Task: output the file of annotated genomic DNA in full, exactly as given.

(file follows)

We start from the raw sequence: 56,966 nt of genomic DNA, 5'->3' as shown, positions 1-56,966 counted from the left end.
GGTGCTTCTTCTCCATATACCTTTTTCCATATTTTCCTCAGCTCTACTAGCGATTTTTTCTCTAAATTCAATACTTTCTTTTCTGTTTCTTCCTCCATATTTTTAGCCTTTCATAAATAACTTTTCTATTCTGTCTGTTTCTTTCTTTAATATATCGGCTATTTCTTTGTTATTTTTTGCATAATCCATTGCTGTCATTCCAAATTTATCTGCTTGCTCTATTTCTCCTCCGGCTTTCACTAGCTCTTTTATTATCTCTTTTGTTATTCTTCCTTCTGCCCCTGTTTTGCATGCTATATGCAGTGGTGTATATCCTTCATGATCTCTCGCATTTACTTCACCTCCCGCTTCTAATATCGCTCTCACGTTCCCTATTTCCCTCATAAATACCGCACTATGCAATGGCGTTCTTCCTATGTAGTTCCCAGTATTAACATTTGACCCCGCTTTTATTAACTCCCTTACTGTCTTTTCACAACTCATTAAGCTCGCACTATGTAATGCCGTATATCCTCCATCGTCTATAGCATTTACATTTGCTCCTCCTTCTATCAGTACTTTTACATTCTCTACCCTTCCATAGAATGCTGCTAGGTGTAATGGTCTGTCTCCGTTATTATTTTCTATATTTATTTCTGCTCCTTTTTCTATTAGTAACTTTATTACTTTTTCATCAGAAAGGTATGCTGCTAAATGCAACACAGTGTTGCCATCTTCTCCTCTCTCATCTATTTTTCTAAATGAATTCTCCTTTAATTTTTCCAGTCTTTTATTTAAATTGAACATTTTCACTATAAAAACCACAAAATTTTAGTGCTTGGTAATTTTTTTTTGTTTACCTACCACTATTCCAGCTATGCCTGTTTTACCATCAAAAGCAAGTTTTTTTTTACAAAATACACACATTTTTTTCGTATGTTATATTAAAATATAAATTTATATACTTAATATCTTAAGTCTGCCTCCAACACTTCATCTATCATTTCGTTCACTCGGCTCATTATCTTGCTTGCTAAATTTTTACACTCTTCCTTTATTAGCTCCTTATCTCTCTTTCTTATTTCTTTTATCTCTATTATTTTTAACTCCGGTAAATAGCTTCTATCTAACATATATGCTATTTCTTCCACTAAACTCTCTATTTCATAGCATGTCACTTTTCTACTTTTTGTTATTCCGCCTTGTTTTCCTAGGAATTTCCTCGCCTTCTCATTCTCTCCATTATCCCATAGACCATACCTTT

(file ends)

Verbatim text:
We start from the raw sequence: 56,966 nt of genomic DNA, 5'->3' as shown, positions 1-56,966 counted from the left end.
GGTGCTTCTTCTCCATATACCTTTTTCCATATTTTCCTCAGCTCTACTAGCGATTTTTTCTCTAAATTCAATACTTTCTTTTCTGTTTCTTCCTCCATATTTTTAGCCTTTCATAAATAACTTTTCTATTCTGTCTGTTTCTTTCTTTAATATATCGGCTATTTCTTTGTTATTTTTTGCATAATCCATTGCTGTCATTCCAAATTTATCTGCTTGCTCTATTTCTCCTCCGGCTTTCACTAGCTCTTTTATTATCTCTTTTGTTATTCTTCCTTCTGCCCCTGTTTTGCATGCTATATGCAGTGGTGTATATCCTTCATGATCTCTCGCATTTACTTCACCTCCCGCTTCTAATATCGCTCTCACGTTCCCTATTTCCCTCATAAATACCGCACTATGCAATGGCGTTCTTCCTATGTAGTTCCCAGTATTAACATTTGACCCCGCTTTTATTAACTCCCTTACTGTCTTTTCACAACTCATTAAGCTCGCACTATGTAATGCCGTATATCCTCCATCGTCTATAGCATTTACATTTGCTCCTCCTTCTATCAGTACTTTTACATTCTCTACCCTTCCATAGAATGCTGCTAGGTGTAATGGTCTGTCTCCGTTATTATTTTCTATATTTATTTCTGCTCCTTTTTCTATTAGTAACTTTATTACTTTTTCATCAGAAAGGTATGCTGCTAAATGCAACACAGTGTTGCCATCTTCTCCTCTCTCATCTATTTTTCTAAATGAATTCTCCTTTAATTTTTCCAGTCTTTTATTTAAATTGAACATTTTCACTATAAAAACCACAAAATTTTAGTGCTTGGTAATTTTTTTTTGTTTACCTACCACTATTCCAGCTATGCCTGTTTTACCATCAAAAGCAAGTTTTTTTTTACAAAATACACACATTTTTTTCGTATGTTATATTAAAATATAAATTTATATACTTAATATCTTAAGTCTGCCTCCAACACTTCATCTATCATTTCGTTCACTCGGCTCATTATCTTGCTTGCTAAATTTTTACACTCTTCCTTTATTAGCTCCTTATCTCTCTTTCTTATTTCTTTTATCTCTATTATTTTTAACTCCGGTAAATAGCTTCTATCTAACATATATGCTATTTCTTCCACTAAACTCTCTATTTCATAGCATGTCACTTTTCTACTTTTTGTTATTCCGCCTTGTTTTCCTAGGAATTTCCTCGCCTTCTCATTCTCTCCATTATCCCATAGACCATACCTTT